Years ago, unmolested Cressidas could be found on the List of Craig all day long, at “just a used car” prices barely cracking the three-digit mark. These days, nearly every Cressida for sale has been cut, slammed, or converted into either a drift missile or a halfhearted zokusha. Before the proto-Lexus goes completely extinct, though, you can get this cherry 75k-mile example if you act fast.
Described as a life-long southern car and currently located in Alabama, this first-year example of the X70 chassis was purchased as a company car by an outfit called Science Application International Corp. According to the listing, it was gifted to the previous owner when he retired from the company. It certainly is an unusual company car, especially from that era and the deep south. But hey, you can’t argue with science!
The current owner purchased it from the retiree five years ago and has given it a thorough detailing. The Dark Blue Metallic paint is said to be all original, as is the sumptuous gray interior. Even the original equalizer-equipped cassette deck stereo still exists, though it is unknown if the LCD display still lights up at night (a common problem on these factory radios). The only thing that would make it better is if it were a factory 5-speed.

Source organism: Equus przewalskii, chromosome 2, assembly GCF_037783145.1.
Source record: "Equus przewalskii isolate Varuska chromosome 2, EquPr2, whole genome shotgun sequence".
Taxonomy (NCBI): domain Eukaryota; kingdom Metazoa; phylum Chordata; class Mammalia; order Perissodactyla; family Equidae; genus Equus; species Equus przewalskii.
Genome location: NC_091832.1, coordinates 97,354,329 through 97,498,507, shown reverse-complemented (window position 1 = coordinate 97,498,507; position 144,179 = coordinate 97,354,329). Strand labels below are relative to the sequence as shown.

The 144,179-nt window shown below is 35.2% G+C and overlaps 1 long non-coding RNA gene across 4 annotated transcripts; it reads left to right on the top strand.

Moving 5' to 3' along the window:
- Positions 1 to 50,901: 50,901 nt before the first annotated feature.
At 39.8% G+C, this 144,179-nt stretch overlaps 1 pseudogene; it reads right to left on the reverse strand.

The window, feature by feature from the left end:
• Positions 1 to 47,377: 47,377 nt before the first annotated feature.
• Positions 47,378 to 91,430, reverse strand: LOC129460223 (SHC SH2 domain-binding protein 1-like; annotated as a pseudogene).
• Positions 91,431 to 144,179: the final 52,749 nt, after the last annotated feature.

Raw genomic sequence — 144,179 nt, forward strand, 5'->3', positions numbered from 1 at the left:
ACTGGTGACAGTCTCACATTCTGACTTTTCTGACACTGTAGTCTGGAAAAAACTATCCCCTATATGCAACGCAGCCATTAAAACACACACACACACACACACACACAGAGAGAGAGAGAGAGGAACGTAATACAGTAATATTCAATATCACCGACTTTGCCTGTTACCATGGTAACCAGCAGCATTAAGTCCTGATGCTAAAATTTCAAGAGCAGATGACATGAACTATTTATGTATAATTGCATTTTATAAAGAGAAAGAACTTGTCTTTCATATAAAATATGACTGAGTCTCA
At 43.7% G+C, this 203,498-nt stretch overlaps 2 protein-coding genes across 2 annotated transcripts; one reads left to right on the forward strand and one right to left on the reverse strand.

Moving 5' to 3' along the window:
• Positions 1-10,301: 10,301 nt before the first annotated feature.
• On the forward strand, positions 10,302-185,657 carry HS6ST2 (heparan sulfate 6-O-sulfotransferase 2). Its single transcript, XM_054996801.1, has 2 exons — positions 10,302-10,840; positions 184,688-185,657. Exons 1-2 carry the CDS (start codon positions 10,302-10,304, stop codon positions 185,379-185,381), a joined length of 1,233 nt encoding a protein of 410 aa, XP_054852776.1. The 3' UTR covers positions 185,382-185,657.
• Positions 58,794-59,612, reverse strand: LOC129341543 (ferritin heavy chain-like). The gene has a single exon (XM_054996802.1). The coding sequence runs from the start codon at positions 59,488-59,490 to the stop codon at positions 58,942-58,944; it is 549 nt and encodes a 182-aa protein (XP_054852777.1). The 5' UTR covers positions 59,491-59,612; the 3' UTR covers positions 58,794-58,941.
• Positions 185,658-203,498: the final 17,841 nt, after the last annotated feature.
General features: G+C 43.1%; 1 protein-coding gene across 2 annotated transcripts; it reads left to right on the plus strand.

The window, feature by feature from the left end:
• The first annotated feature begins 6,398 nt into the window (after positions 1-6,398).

The car does not even appear to have ever touched a jack, as the lift points are all unscathed. Maintenance has been recorded in an accompanying log.
Aside from a small dent just aft of the fuel filler, some scratches on the valance and a squashed plastic front lip (sadly no longer available from Toyota), the car appears to be mint.
At the time of this writing, the auction price is at $3,988. Like the AE86 and 240SX before it, the Cressida population saw decades of natural attrition before it caught the attention of fanboys, who then saved many from the crusher while simultaneously irreversibly modifying them. With the following it has now and the limited supply of stock survivors, however, the prices have nowhere to go but up. See the auction here.